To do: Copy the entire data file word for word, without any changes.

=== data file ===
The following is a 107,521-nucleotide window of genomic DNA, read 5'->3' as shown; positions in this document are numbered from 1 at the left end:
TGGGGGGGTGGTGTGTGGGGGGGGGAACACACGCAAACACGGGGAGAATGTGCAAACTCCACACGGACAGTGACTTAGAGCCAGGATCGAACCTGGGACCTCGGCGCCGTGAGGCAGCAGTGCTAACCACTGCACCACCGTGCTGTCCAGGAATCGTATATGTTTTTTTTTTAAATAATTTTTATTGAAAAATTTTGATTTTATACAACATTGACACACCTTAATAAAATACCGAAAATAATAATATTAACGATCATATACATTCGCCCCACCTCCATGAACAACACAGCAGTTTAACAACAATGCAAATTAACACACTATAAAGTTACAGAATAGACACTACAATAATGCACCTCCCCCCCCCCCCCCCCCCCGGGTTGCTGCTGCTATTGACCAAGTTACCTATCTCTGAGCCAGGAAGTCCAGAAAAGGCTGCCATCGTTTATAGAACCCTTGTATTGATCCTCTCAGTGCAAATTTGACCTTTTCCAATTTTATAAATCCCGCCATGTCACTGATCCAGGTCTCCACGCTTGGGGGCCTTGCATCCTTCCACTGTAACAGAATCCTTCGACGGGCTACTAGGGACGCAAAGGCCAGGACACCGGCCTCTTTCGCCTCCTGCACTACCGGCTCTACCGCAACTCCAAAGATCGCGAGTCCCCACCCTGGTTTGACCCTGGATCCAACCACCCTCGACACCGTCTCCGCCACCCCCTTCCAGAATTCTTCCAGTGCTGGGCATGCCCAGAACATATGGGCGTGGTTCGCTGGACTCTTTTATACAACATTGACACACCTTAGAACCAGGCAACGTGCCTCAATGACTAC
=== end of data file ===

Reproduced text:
The following is a 107,521-nucleotide window of genomic DNA, read 5'->3' as shown; positions in this document are numbered from 1 at the left end:
TGGGGGGGTGGTGTGTGGGGGGGGGAACACACGCAAACACGGGGAGAATGTGCAAACTCCACACGGACAGTGACTTAGAGCCAGGATCGAACCTGGGACCTCGGCGCCGTGAGGCAGCAGTGCTAACCACTGCACCACCGTGCTGTCCAGGAATCGTATATGTTTTTTTTTTAAATAATTTTTATTGAAAAATTTTGATTTTATACAACATTGACACACCTTAATAAAATACCGAAAATAATAATATTAACGATCATATACATTCGCCCCACCTCCATGAACAACACAGCAGTTTAACAACAATGCAAATTAACACACTATAAAGTTACAGAATAGACACTACAATAATGCACCTCCCCCCCCCCCCCCCCCCCGGGTTGCTGCTGCTATTGACCAAGTTACCTATCTCTGAGCCAGGAAGTCCAGAAAAGGCTGCCATCGTTTATAGAACCCTTGTATTGATCCTCTCAGTGCAAATTTGACCTTTTCCAATTTTATAAATCCCGCCATGTCACTGATCCAGGTCTCCACGCTTGGGGGCCTTGCATCCTTCCACTGTAACAGAATCCTTCGACGGGCTACTAGGGACGCAAAGGCCAGGACACCGGCCTCTTTCGCCTCCTGCACTACCGGCTCTACCGCAACTCCAAAGATCGCGAGTCCCCACCCTGGTTTGACCCTGGATCCAACCACCCTCGACACCGTCTCCGCCACCCCCTTCCAGAATTCTTCCAGTGCTGGGCATGCCCAGAACATATGGGCGTGGTTCGCTGGACTCTTTTATACAACATTGACACACCTTAGAACCAGGCAACGTGCCTCAATGACTAC